Ummmm. The farmers tied each goat’s legs together and then put them individually into a sack, leaving their heads poking out of the bag. So there they were, all 4 in their respective sacks bumping along for 2 hours! Every once in awhile, a bigger than normal bump would cause urgent vocal bleating from the back of the van. Of course, we were stopped at the first police check on our way back home. The police asked Lucy for her driver’s license and we were all holding our breath, wondering if the goats would bring up their objection. Sure enough, a loud inhuman noise was bellowed from the back. This brought about a detailed inspection of our cargo. Funny!
When we arrived at HopeCC with our 4 goats, the children excitedly gathered around the van and released the goats from their respective confinements. After much laugher, they together voiced their thanksgiving to their Father. They are so very aware of the provisions from their Jehovah Jireh and so very grateful! As I stood there with many children’s arms entwined in mine, I looked into the heavens to take in the breath-taking view of the bright sparkling stars. Our God does reign, even in the midst of these once street children – especially in the midst of these once-abandoned children – and my being stood in silence as the shepherds must have stood 2000 year ago that first Christmas, in wonderment of His majesty. Immanuel.
On our way back to HopeCC with our cargo of goats, Lucy received a phone call from her friend who works for the electrical company stating that she would be getting electricity in the next few weeks for the quotation of 57,000 Kenya shillings (about $900). It was approximately a year ago that the estimate that she had received was 2.5 million KS. How is this adjustment in cost possible? It was a joy to see Lucy shout out in exuberant excitement – “We have found favor. God, you have given us favor!” while she was driving. She was overjoyed – exceedingly!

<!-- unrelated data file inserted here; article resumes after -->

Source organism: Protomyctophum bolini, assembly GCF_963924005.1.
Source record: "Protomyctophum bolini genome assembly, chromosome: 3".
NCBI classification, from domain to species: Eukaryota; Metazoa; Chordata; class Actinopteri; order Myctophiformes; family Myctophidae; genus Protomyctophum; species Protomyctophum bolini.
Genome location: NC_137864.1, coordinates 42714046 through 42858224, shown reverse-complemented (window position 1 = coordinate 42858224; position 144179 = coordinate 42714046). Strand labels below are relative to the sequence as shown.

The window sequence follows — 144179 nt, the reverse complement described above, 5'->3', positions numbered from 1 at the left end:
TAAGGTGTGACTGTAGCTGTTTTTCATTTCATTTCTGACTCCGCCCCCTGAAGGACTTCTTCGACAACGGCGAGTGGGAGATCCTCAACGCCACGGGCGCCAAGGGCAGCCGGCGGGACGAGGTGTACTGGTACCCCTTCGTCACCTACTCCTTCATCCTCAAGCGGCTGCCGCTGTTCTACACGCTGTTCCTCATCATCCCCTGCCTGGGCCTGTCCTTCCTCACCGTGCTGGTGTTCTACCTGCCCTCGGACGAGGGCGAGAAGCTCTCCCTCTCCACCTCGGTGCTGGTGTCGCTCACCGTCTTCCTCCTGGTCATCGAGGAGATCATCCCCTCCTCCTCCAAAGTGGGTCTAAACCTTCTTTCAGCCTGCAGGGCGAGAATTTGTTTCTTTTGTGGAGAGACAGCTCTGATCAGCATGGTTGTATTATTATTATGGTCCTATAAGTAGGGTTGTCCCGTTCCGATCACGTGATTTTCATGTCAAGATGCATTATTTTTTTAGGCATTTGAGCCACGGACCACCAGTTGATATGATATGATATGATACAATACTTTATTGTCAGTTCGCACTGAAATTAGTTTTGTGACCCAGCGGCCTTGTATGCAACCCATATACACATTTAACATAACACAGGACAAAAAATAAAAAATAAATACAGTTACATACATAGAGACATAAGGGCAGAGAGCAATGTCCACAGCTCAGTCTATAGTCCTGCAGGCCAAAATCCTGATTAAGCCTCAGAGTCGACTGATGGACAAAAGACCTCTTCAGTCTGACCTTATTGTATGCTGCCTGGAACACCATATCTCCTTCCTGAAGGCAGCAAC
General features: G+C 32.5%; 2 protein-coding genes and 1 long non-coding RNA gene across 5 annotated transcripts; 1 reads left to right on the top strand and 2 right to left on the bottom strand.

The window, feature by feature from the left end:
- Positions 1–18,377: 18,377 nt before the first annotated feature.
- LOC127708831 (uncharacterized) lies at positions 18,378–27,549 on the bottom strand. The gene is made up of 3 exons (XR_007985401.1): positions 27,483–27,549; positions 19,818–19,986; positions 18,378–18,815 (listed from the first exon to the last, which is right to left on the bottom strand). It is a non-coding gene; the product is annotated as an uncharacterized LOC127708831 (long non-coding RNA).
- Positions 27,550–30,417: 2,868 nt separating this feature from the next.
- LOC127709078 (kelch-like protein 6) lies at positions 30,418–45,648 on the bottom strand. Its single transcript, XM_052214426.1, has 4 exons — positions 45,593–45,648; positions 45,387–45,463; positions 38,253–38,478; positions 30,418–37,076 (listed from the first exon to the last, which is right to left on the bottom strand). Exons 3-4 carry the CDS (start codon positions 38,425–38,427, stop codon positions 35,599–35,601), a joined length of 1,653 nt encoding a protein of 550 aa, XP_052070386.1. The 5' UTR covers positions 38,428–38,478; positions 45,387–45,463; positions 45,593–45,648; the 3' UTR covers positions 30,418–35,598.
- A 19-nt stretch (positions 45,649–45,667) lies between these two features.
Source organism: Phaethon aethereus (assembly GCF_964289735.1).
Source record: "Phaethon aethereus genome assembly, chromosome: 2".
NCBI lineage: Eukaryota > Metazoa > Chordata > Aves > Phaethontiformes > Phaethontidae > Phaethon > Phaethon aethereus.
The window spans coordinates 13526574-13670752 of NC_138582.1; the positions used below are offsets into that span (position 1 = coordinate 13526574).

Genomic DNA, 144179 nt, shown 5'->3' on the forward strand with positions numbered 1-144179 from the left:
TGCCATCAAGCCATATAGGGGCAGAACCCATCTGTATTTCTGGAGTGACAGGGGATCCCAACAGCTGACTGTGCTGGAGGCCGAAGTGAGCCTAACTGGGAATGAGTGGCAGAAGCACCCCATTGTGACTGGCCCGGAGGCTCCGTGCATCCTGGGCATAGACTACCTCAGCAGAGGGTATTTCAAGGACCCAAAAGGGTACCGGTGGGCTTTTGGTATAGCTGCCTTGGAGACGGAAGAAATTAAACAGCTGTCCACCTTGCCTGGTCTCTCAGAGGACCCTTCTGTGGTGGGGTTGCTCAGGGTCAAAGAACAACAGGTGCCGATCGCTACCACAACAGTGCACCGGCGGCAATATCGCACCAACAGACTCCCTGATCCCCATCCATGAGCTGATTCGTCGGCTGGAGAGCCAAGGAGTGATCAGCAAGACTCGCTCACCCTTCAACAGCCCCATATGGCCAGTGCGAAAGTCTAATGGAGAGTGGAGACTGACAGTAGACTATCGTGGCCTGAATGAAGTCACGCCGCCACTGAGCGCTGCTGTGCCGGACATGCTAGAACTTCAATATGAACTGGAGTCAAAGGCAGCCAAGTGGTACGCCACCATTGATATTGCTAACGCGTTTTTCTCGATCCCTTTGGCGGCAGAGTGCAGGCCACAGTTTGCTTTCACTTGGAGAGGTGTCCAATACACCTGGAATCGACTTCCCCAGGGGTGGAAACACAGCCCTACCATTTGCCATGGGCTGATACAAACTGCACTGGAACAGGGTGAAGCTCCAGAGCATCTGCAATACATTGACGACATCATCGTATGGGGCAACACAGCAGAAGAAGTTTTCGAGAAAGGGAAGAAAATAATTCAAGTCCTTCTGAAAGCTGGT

The gentleman arrived into the Hope compound later that evening to give Lucy the document of agreement. Again, time was taken to lift our heads heavenward and thank God for His faithful hand of providence. Right now about 15,000 KS per month is spent in supplying gas for the generator that produces electrical energy in the evenings. With electricity, the gentleman stated that it will cost about 5-6000 KS per month. Electricity will definitely change the whole dynamic of living at HopeCC. Myriads of opportunities will be opened up. The next day, I purchased a refrigerator from monies that I had received from a donor. It will be delivered in January to HopeCC to store the babies’ milk at a cool temperature. Also, immunization medicine will be able to be stored so that a doctor can come to HopeCC and immunize all the babies at once instead of having to take them to the Nairobi hospital. How good is our God!
Even though my niece and I were there for only a week, much was accomplished. During our many trips to Nairobi, I had opportunity to speak with Lucy regarding her world and dreams. A new high school will begin its construction in January and she will set up an area for the new adoption agency. The older children are being trained to be responsible for various areas of HopeCC. Lucy is not only involved in the lives of her many children but also in the 3 groups of 20 women who are HIV+ living in the neighboring community. They often come to her for counsel and prayer. Lucy is continuing her education in the area of Social work and Leadership. She loves to learn and understand whatever she is exposed to.
She is a woman of faith training and leading her children to become men and women of faith. Someday they will touch many hearts throughout Kenya, throughout Africa, and even the world. I know that they have already touched mine.